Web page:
Catechism to be changed to better reflect teaching on salvation of all in Christ
It was announced Aug. 5 that the U.S. Conference of Catholic Bishops has approved an important change to The U.S. Catholic Catechism for Adults. A seriously ambiguous, misleading and doctrinally deficient statement on the status of the Sinaitic Covenant, that is, the Torah or Law of Moses, will be removed, and --- if the Holy See grants its recognitio --- will be replaced with a statement that quotes St. Paul’s epistle to the Romans.
The sentence to be changed currently reads:
“Thus the covenant that God made with the Jewish people through Moses remains eternally valid for them.”
In its place will be this sentence:
“To the Jewish people, whom God first chose to hear his word, 'belong the sonship, the glory, the covenants, the giving of the law, the worship and the promises; to them belong the patriarchs, and of their race, according to the flesh, is the Christ' (Rom 9:4-5; cf. CCC, No. 839).”
The current language is objectionable for many reasons, not least because it suggests --- and seems to have been intended to suggest --- that the Law of Moses remains in force and obligatory for the Jewish people, that Jews are ordinarily saved through the observance of Mosaic law and therefore need not confess that Jesus is Lord and Christ. That heretical opinion has been spreading throughout the Church, and was even promoted in “Reflections on Covenant and Mission” (12 Aug. 2002), a document of the USCCB’s Committee on Ecumenical and Interreligious Affairs. On the contrary, the New Testament, the Church Fathers, and the ordinary and extraordinary Magisterium clearly, consistently, irreformably and infallibly teach that the Sinaitic Covenant was never salvific and has not been binding on anyone ever since it was fulfilled by Christ. As St. Paul teaches, “You are made void of Christ, you who are justified in the law: you are fallen from grace” (Gal. 5:4). To claim that anyone, even just the Jews, can be saved through the Law is to deny the holy Catholic faith.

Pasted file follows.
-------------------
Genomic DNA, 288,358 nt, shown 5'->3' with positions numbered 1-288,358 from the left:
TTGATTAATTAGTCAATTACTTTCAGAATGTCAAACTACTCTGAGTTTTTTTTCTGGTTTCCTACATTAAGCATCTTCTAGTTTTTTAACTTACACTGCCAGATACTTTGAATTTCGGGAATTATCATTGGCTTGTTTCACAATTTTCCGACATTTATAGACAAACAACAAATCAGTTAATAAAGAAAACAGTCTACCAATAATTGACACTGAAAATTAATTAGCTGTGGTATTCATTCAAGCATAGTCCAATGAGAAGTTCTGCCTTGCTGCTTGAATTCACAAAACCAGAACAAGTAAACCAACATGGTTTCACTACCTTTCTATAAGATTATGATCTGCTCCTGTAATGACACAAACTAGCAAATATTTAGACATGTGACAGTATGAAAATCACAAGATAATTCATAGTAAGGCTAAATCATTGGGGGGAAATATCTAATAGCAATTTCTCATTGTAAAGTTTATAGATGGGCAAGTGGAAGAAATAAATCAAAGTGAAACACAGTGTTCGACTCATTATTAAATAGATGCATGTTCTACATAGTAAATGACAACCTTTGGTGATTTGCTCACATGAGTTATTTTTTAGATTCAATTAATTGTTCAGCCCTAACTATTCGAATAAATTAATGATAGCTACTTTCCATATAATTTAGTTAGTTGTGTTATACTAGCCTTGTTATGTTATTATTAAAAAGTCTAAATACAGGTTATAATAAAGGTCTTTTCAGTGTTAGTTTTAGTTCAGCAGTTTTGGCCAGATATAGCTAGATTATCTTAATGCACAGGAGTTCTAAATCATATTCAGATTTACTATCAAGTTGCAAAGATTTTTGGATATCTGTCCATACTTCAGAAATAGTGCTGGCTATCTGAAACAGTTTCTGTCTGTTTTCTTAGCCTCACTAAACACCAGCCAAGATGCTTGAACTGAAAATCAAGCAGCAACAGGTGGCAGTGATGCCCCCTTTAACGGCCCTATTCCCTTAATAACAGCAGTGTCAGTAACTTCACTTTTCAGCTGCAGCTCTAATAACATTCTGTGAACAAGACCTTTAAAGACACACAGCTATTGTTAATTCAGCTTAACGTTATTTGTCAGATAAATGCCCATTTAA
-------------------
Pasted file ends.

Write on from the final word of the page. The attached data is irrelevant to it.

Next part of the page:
In a letter informing the U.S. bishops of the outcome of their vote to edit the adult catechism, Msgr. David Malloy, USCCB general secretary, correctly explains:
“Catholics understand that all previous covenants that God made with the Jewish people have been fulfilled in Jesus Christ through the new covenant established through his sacrificial death on the cross. The prior version of the text might be understood to imply that one of the former covenants imparts salvation without the mediation of Christ, whom Christians believe to be the universal savior of all people.”
Of course it is possible to parse the current language of the adult catechism in such a way that it does not contradict, or almost doesn’t contradict, the Catholic faith. Nevertheless a catechism should plainly and clearly and accurately state the faith. The average adult should not have to (nor is he qualified to) squint and strain to understand a statement in the correct way. The predictable effect of the extremely ambiguous current language will be gravely hurtful to souls: pernicious misteaching, a failure to hand on what the Church believes about the Sinaitic Covenant.
The proposed new language is far superior, because it avoids the suggestion that the Law of Moses is salvific for the Jews. It could still be clearer about the status of the Law and of the Jewish people, but it is better to have a divinely-inspired passage from Holy Scripture that can be misinterpreted than to have a misleading statement that can, with effort, be interpreted in a way that doesn’t contradict divine revelation.
Let us continue to pray for those Jews who have not yet received the gift of faith in Christ. May the blood of the Savior now descend upon them a laver of redemption and of life, that they may enjoy the never-revoked promises that God made to Abraham and to his seed. And let us pray for the conversion, or short of that, the silencing, of those who attempt to subvert what the Church believes.
(Thanks to Rorate-Caeli.blogspot.com for this story.)
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